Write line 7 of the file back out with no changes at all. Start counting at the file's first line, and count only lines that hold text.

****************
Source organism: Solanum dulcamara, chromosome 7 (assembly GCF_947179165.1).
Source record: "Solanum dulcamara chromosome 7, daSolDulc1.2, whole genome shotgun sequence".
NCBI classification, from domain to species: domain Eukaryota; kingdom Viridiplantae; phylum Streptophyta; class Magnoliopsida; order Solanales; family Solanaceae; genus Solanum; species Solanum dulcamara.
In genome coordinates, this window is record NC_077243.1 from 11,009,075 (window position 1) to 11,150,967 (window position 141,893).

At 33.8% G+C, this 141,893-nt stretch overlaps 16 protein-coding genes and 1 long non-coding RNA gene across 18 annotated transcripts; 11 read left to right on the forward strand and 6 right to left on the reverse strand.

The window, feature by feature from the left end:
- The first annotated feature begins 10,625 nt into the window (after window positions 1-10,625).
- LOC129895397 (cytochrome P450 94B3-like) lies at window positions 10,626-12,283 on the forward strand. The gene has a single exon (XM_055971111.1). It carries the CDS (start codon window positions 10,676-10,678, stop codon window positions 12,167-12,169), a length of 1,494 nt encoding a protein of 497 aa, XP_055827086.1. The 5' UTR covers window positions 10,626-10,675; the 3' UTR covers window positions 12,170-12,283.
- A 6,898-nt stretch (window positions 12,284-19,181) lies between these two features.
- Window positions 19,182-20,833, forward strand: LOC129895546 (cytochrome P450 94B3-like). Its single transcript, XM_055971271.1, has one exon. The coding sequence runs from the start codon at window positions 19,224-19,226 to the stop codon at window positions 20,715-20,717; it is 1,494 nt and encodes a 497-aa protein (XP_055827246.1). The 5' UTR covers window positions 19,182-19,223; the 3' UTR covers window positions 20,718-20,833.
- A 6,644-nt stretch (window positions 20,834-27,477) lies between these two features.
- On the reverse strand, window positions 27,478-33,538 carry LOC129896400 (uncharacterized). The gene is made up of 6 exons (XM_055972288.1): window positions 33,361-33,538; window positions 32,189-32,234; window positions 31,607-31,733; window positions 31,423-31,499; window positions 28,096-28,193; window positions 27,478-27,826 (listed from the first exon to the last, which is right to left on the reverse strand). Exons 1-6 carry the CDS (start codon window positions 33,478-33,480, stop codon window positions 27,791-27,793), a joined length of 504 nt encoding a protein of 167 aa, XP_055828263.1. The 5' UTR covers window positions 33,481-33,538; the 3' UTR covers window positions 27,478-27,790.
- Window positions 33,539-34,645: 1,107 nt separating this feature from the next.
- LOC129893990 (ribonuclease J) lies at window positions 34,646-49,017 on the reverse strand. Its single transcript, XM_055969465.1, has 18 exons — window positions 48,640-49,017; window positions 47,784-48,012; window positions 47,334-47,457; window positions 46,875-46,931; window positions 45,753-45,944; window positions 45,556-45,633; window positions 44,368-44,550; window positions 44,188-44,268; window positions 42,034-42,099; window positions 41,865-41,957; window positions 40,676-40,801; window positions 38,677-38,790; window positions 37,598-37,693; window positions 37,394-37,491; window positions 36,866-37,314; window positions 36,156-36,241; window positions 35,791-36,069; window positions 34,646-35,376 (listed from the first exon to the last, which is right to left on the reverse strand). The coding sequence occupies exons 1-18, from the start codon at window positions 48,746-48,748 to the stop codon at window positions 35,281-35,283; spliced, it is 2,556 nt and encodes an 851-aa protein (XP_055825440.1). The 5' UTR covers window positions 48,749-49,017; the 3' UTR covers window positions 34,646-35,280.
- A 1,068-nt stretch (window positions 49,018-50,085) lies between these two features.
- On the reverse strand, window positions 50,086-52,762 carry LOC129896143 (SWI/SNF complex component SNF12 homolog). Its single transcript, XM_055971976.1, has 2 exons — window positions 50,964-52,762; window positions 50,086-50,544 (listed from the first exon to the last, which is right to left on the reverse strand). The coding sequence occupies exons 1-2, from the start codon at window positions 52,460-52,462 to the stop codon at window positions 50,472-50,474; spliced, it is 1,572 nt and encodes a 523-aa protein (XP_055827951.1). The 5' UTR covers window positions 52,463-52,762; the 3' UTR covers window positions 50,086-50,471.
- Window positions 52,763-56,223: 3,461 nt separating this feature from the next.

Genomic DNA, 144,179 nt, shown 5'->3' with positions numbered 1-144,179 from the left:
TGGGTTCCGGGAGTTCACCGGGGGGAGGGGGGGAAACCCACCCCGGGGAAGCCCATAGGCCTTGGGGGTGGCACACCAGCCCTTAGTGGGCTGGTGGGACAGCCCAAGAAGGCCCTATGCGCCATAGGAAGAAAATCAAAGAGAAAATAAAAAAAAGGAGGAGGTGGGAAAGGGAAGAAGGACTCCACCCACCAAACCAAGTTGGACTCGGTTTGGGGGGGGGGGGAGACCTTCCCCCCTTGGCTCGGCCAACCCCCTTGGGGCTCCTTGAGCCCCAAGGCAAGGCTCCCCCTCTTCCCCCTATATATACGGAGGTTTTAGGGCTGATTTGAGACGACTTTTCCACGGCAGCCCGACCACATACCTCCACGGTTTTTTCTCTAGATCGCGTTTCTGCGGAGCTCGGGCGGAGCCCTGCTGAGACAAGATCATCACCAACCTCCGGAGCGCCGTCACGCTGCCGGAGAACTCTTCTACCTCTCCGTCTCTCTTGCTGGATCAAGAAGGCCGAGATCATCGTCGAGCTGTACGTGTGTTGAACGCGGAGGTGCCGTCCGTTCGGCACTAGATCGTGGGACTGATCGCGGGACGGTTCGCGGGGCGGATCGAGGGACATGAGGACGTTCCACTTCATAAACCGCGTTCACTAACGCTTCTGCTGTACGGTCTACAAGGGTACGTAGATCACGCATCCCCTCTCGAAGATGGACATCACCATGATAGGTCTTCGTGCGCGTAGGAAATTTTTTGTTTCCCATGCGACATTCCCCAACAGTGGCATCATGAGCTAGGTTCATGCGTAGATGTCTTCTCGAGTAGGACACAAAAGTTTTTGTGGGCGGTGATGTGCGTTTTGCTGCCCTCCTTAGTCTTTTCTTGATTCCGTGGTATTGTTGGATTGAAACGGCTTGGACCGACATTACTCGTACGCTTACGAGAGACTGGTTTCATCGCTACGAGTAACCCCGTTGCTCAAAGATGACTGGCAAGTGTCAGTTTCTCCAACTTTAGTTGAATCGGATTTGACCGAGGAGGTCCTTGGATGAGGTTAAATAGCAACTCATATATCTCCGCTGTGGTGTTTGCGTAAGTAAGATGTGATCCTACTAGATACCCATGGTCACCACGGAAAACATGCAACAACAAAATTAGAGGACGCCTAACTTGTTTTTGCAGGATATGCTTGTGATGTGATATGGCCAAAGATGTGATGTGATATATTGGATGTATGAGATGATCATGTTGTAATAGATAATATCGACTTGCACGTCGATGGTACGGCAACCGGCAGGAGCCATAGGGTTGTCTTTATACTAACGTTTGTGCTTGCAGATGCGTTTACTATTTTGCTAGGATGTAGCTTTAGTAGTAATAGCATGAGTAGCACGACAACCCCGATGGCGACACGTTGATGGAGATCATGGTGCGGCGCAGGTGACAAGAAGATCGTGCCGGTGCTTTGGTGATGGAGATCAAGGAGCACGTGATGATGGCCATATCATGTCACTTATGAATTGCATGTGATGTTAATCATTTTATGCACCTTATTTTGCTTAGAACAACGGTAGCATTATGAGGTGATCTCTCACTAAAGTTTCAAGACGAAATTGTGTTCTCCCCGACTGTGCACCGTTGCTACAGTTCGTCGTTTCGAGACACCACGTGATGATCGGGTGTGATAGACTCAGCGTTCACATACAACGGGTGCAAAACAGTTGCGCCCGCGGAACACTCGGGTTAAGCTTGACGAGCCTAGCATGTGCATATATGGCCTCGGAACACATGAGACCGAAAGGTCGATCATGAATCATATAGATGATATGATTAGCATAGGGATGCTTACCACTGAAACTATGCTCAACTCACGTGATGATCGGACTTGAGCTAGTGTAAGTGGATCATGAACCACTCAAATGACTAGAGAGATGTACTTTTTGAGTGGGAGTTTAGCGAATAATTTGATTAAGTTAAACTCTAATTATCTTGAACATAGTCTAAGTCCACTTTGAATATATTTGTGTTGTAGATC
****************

- The first annotated feature begins 10,625 nt into the window (after window positions 1-10,625).